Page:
Our worship of G-d, then, is tied up in our relationships with our family and our friends, our congregation, our work-mates and even those we only touch in passing (such as taxi or bus drivers, shop assistants, medical staff). If we cannot bless others, then our worship to G-d is incomplete, no matter how loud, fervent or ecstatic it might be. Turned the other way round, our worship to G-d must flow out in blessing to others. Just as Aharon had not finished making the offerings until he blessed the people, so our worship is not complete and accepted in G-d's sight until we bless those around us; the two are inextricably linked.
How should we bless others? In the same three ways as the Aharonic benediction. Like the sin offering, we should watch out for others and guard them from sin, particularly by not causing them to stumble over something that we say or do; like the burnt offerings, we should lift them before the L-rd and encourage them to enter His presence and deepen their relationship with Him; and like the peace offering, we should act as a peace-maker towards them, allowing them to feel and experience peace in our homes, helping them to find peace with G-d, and - where and as appropriate - helping them to reach peace with their neighbours and families. Above all, say words of peace over them and into their lives.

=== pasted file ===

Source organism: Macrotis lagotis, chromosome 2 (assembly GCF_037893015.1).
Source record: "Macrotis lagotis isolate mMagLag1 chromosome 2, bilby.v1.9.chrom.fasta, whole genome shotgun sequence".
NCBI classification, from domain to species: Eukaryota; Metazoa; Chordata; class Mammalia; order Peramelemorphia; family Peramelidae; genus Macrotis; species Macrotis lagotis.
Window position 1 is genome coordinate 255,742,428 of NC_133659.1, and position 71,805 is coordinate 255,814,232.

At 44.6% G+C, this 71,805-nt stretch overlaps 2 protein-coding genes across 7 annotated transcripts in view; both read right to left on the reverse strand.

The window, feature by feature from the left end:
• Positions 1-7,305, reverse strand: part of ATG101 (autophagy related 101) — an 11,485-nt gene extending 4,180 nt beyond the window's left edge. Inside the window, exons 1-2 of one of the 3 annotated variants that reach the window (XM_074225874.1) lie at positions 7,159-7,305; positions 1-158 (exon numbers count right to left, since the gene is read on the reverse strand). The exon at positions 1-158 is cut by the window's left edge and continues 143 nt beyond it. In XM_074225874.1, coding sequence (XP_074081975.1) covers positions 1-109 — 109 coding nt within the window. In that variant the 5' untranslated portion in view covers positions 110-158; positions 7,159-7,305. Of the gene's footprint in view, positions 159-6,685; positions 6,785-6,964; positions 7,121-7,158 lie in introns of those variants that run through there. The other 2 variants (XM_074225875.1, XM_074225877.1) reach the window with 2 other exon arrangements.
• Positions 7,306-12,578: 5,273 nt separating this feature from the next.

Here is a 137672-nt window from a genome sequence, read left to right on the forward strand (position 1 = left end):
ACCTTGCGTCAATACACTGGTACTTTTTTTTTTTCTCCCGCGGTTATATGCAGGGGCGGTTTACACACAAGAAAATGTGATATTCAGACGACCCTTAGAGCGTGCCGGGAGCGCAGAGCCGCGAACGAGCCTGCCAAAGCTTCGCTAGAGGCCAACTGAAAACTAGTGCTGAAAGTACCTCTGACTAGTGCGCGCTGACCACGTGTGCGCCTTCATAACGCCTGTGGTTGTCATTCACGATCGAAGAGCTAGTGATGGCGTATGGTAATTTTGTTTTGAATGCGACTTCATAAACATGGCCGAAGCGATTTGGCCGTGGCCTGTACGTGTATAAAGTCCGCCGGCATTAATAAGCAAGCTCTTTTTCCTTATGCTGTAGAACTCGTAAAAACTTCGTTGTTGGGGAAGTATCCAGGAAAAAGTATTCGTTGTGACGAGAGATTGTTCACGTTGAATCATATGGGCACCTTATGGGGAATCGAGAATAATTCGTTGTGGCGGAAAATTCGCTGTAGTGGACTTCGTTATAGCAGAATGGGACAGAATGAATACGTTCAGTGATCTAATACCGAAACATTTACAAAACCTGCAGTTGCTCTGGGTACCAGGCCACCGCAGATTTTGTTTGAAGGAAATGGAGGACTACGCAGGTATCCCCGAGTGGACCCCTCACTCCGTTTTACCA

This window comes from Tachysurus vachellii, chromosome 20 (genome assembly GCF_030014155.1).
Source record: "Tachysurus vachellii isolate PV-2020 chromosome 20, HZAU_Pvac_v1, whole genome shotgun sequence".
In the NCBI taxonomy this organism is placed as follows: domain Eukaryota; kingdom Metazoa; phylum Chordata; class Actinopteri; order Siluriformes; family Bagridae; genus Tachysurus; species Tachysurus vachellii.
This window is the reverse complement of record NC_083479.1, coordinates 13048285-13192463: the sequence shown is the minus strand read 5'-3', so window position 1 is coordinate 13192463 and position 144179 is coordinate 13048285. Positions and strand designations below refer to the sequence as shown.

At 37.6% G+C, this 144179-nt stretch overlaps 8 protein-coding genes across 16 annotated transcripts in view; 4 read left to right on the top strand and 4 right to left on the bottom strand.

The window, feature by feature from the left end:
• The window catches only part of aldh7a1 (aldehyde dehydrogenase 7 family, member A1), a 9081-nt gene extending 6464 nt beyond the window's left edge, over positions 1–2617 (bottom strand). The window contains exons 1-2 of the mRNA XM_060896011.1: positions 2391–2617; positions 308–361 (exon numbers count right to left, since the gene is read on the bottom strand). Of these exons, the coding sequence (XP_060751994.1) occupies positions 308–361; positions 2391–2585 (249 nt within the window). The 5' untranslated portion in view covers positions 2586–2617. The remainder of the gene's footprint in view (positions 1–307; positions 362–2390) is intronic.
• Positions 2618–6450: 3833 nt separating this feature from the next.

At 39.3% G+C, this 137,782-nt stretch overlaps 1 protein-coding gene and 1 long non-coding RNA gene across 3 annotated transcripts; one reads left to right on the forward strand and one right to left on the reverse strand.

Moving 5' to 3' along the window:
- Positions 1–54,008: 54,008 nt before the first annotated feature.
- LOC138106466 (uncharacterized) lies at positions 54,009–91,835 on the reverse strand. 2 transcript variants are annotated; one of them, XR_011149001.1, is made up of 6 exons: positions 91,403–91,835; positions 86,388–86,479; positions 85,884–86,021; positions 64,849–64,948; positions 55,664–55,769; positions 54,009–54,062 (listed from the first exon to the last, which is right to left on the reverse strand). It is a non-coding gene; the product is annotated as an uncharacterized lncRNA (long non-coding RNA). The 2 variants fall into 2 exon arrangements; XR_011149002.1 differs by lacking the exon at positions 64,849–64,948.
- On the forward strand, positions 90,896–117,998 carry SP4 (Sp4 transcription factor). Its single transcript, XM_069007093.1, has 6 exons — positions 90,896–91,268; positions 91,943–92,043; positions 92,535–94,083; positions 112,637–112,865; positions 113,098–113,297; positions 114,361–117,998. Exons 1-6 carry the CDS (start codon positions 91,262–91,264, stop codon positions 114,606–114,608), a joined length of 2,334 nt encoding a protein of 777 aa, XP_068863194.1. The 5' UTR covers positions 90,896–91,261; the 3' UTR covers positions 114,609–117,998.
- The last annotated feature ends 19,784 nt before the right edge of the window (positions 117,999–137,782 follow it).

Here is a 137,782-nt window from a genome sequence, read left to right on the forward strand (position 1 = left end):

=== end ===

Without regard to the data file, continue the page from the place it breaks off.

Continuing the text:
Further Study: Luke 24:50-15; Romans 12:9-10; 1 John 3:17
Application: How do you bless the people around you and that you come into contact with each day? Understanding that our worship to G-d is incomplete without blessing others, how can you bring a sweet sound of worship to the L-rd's ears today?
© Jonathan Allen, 2012